Science Seen Physicist and Time One author Colin Gillespie helps you understand your world.
Billion Dollar Bugs
How about a multi-billion-dollar good-news story? Science may have found a way to grow more food. It’s a source of nitrogen: bacteria that live in leaves. It may be worth a mint in new ecosystem services, which is a name for what Earth does for us by being there.
Here’s the scene you need to see to understand what a big deal this is. All animals need nitrogen to build their bodies. Nitrogen is about 16% of the mass of proteins in our muscles. There are on average almost four nitrogen atoms in each base (A, C, G or T) of our genetic code. No substitutions allowed. That’s no problem, you might think; nitrogen is 78% of air. Yet there is a problem: We can’t use that nitrogen. It is tied up with itself as N2 molecules. So all the nitrogen we use arrives in us as food. How does food get its nitrogen? We have long known two main sources. One starts underground with natural gas that fertilizer factories react with air at high temperatures to make ammonia. The other stays underground where bacteria make ammonia from air at normal temperatures in nodules on the roots of certain plants. Plants need nitrogen to grow. They too can’t directly use the nitrogen in air. So some plants—like soybeans, clovers and peanuts—team up with bacteria that can fix nitrogen, that is, convert it into a compound like ammonia that plants and animals can use.
These two sources—factories and plants—have different costs and consequences. The factories need money, first to build them, then to buy natural gas. World-wide, they fix about a hundred billion dollars’ worth (140,000,000 tons) of nitrogen per year and emit roughly the same amount of carbon to the atmosphere as carbon dioxide (CO2). Farmers spread ammonia-based fertilizer on their fields; some washes off and pollutes waterways. By contrast the plants (mostly legumes) and their bacteria work for free, or rather each draws on support from the other. The plants build root nodules that keep oxygen away from the bacteria (oxygen wrecks their fixing enzymes) and the bacteria make fertilizer for the plants. World-wide they are thought to fix about 100,000,000 tons of nitrogen per year for farmlands. I recall that we sowed clover with the ryegrass in our stony Aussie hayfield so that as clover roots died they would fertilize the rye. And plants don’t emit CO2; indeed they suck it from the atmosphere.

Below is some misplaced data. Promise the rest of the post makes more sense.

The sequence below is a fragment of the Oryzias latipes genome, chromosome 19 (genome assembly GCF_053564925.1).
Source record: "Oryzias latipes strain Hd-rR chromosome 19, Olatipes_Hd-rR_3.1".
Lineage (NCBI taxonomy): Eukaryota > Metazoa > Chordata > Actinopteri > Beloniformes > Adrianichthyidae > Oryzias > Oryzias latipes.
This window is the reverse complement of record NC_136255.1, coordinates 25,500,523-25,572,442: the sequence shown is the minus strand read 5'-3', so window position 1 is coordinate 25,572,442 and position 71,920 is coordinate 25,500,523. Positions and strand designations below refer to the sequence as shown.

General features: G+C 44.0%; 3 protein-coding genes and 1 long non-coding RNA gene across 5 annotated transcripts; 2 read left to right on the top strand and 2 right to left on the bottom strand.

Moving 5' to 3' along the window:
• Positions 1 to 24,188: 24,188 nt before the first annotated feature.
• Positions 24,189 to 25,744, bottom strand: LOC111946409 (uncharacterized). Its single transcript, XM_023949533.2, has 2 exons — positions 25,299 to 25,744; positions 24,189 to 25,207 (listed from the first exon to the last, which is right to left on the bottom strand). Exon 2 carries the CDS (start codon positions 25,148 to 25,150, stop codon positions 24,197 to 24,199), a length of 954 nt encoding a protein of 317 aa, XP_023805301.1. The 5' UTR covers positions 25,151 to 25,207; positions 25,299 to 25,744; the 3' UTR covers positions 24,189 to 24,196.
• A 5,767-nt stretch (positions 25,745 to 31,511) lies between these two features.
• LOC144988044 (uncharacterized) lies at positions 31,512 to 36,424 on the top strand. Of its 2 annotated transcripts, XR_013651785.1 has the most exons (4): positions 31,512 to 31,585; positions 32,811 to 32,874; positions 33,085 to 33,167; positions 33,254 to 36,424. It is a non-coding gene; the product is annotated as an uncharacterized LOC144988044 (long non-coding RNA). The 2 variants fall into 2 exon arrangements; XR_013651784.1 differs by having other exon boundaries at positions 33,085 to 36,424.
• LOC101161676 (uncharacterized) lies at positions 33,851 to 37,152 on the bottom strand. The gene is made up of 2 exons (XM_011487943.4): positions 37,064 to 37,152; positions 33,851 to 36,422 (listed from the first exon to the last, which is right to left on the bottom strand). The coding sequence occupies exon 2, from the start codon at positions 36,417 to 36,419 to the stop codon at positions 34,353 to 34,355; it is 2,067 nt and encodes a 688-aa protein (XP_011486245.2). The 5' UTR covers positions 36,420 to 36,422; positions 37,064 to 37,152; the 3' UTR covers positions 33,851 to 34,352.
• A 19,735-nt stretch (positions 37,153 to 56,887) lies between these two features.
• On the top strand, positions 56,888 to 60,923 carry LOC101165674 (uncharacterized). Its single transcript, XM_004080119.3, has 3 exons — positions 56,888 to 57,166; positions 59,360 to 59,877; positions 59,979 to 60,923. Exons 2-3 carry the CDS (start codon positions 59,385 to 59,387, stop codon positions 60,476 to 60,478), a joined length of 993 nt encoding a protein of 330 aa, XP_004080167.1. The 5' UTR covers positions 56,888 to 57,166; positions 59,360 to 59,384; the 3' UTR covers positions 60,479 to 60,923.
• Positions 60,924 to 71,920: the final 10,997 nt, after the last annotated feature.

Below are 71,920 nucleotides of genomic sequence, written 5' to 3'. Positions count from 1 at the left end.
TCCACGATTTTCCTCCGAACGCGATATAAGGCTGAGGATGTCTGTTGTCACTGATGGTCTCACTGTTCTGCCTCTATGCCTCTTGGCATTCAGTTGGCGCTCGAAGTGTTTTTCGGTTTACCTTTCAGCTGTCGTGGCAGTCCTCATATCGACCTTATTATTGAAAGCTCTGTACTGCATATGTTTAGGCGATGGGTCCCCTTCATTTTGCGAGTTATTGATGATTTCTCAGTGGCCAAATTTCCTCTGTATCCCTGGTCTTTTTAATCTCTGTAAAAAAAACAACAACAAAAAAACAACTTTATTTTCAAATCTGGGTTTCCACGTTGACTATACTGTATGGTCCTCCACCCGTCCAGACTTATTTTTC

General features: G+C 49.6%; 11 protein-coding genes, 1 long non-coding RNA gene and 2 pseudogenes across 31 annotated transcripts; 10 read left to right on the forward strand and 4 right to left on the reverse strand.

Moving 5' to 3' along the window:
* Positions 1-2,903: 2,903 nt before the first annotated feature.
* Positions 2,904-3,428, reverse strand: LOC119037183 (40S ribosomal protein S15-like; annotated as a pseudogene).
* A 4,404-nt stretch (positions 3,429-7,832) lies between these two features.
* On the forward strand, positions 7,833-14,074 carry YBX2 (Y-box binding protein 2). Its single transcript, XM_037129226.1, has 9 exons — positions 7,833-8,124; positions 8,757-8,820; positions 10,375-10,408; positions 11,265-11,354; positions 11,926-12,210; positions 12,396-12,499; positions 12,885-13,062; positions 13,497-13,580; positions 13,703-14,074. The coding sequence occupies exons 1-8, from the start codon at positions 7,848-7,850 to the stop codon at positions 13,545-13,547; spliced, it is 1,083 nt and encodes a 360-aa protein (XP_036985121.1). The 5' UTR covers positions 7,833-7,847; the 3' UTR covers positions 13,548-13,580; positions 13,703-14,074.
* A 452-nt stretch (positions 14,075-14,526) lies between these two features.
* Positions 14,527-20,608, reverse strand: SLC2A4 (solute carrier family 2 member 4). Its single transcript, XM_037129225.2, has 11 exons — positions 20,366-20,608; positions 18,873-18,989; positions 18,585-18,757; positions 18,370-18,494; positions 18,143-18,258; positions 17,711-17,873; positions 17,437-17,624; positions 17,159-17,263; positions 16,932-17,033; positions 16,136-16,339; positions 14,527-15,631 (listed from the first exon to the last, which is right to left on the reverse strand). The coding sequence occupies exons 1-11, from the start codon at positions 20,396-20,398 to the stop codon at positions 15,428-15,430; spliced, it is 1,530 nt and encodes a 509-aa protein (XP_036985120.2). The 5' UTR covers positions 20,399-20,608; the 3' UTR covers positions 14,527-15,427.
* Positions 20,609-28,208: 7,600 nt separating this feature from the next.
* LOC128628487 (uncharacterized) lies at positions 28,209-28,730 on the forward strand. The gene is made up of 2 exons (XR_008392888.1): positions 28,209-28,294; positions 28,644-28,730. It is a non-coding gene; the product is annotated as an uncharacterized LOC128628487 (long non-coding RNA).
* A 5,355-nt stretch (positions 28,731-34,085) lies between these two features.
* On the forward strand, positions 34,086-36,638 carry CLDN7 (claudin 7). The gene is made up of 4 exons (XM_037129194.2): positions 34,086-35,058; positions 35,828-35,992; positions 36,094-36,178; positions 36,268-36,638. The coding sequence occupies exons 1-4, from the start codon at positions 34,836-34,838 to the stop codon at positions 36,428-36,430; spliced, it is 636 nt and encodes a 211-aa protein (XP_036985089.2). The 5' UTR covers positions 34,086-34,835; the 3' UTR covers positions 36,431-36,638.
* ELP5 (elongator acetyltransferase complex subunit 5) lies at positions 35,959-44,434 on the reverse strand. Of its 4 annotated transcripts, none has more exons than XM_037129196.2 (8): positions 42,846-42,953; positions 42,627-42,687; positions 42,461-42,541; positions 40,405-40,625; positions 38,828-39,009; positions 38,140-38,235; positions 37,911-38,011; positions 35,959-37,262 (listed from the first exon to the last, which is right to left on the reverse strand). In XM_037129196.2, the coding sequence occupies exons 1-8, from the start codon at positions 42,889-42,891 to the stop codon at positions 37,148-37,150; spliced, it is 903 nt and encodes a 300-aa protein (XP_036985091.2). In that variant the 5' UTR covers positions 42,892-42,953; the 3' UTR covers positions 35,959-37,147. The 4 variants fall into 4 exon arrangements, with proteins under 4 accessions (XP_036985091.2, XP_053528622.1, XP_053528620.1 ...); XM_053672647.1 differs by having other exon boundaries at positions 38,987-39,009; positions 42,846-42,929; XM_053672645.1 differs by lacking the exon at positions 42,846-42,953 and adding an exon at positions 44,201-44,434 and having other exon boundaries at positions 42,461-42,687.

Now for the new discovery: bacteria in stems and leaves. Not on but in. Called endophytes, they live among plant cells but cause no disease. The existence among them of bacteria that fix nitrogen while exposed to oxygen is something of a recent revelation. How much nitrogen they fix is still unknown. How much more they could fix is a fascinating question: nature grows a lot of leaves. American microbiologist Dr. Sharon Doty wondered why poplars grow so fast. She showed they harbor nitrogen-fixing endophytes.
Rice is the single most important food crop on the planet. The world grows almost 500 million tons per year, much of it from high-yield plantings that use fertilizer. Dr. Doty found that rice seedlings inoculated with poplar endophytes produce more rice grains. No factory-made fertilizer is required. That’s just the rice story; endophytes are found in every kind of plant that has been studied. The potential implications for cost and security of the world food supply are huge, on a scale of billions of dollars.
It will need more research. Stay tuned to the Doty channel.
Sharon Doty (2015), “Biomass for Biofuels Without Fertilizer?”, http://faculty.washington.edu/sldoty/LiveScienceDOTY_revised.doc
Elizabeth Pennisi (2015), “Leaf bacteria fertilize trees, researchers claim”, Science, Washington: AAAS, vol. 348, p. 844;
Image credit: Hyungmin (“Tony”) Rho and Sang Cho